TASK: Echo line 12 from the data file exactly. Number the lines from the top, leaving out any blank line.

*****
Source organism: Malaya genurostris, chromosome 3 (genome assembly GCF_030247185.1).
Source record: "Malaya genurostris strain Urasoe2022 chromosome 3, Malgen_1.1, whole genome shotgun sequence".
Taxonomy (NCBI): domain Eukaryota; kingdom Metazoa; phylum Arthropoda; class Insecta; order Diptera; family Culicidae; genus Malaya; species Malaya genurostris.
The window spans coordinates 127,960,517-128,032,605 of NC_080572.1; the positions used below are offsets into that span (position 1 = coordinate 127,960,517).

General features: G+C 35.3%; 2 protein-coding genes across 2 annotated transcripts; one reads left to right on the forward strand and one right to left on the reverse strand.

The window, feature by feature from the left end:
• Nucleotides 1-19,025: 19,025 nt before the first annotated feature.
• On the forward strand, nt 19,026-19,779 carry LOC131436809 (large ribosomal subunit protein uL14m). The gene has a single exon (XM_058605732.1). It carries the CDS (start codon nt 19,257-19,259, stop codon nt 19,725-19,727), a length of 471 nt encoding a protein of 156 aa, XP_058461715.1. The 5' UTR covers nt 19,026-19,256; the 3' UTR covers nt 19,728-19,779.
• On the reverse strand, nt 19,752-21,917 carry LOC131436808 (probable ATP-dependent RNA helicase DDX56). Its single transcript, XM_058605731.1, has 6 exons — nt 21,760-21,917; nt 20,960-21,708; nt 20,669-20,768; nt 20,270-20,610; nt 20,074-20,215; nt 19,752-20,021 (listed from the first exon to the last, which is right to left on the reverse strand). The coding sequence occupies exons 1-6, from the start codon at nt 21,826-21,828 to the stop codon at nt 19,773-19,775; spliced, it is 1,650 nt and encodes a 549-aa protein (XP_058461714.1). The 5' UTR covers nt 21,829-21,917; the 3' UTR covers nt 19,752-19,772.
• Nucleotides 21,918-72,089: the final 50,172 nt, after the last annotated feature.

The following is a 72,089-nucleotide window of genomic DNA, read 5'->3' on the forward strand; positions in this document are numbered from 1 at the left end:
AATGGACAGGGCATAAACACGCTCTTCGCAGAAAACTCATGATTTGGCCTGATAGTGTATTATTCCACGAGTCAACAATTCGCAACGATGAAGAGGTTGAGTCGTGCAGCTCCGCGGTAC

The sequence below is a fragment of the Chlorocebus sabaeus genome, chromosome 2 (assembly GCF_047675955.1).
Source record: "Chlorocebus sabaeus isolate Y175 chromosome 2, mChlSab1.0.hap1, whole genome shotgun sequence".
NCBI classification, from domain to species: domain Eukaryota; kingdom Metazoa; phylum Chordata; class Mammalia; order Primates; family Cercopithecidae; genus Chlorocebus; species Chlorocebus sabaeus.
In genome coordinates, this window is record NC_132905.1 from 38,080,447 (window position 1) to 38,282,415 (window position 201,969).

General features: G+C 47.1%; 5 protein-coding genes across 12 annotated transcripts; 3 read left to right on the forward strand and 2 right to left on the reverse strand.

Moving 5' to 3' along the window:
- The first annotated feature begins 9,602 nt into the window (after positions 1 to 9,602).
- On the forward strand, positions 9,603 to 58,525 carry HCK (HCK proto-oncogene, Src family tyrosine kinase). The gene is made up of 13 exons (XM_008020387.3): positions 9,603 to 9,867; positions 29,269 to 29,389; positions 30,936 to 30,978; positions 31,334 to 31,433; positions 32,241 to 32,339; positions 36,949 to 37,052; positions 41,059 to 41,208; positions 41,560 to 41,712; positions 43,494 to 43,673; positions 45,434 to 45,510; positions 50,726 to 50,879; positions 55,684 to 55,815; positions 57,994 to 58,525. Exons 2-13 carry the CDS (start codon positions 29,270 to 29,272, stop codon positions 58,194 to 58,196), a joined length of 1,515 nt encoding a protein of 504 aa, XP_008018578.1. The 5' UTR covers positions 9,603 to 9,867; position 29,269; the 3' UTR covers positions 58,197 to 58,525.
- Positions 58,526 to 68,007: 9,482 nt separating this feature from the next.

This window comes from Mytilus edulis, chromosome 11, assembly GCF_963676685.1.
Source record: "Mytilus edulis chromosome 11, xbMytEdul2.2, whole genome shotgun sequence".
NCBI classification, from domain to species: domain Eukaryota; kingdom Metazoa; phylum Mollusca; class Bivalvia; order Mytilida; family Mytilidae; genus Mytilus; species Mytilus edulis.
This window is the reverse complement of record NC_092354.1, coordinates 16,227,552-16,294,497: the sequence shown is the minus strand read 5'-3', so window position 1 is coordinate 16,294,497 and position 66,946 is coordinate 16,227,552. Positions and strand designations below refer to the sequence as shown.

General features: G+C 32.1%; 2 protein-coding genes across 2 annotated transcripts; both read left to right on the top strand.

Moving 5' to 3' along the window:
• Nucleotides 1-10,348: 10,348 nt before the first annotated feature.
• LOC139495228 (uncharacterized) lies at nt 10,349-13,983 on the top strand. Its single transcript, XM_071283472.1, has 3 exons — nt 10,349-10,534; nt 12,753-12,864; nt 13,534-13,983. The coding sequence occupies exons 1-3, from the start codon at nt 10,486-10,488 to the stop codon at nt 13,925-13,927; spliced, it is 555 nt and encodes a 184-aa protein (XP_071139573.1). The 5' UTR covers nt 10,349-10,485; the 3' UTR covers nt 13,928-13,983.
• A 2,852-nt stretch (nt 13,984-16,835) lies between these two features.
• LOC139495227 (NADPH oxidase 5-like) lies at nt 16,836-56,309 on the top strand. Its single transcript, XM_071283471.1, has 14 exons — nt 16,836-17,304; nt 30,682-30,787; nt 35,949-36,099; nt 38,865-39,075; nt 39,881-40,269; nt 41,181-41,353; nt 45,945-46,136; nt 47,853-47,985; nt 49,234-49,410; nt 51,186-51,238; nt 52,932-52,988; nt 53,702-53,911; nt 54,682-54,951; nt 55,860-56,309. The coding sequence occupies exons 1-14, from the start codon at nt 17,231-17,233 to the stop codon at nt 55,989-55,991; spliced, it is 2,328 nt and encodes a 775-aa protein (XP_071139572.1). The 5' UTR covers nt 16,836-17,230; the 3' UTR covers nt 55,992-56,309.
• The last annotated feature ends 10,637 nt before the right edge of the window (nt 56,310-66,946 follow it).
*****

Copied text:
AATGGACAGGGCATAAACACGCTCTTCGCAGAAAACTCATGATTTGGCCTGATAGTGTATTATTCCACGAGTCAACAATTCGCAACGATGAAGAGGTTGAGTCGTGCAGCTCCGCGGTAC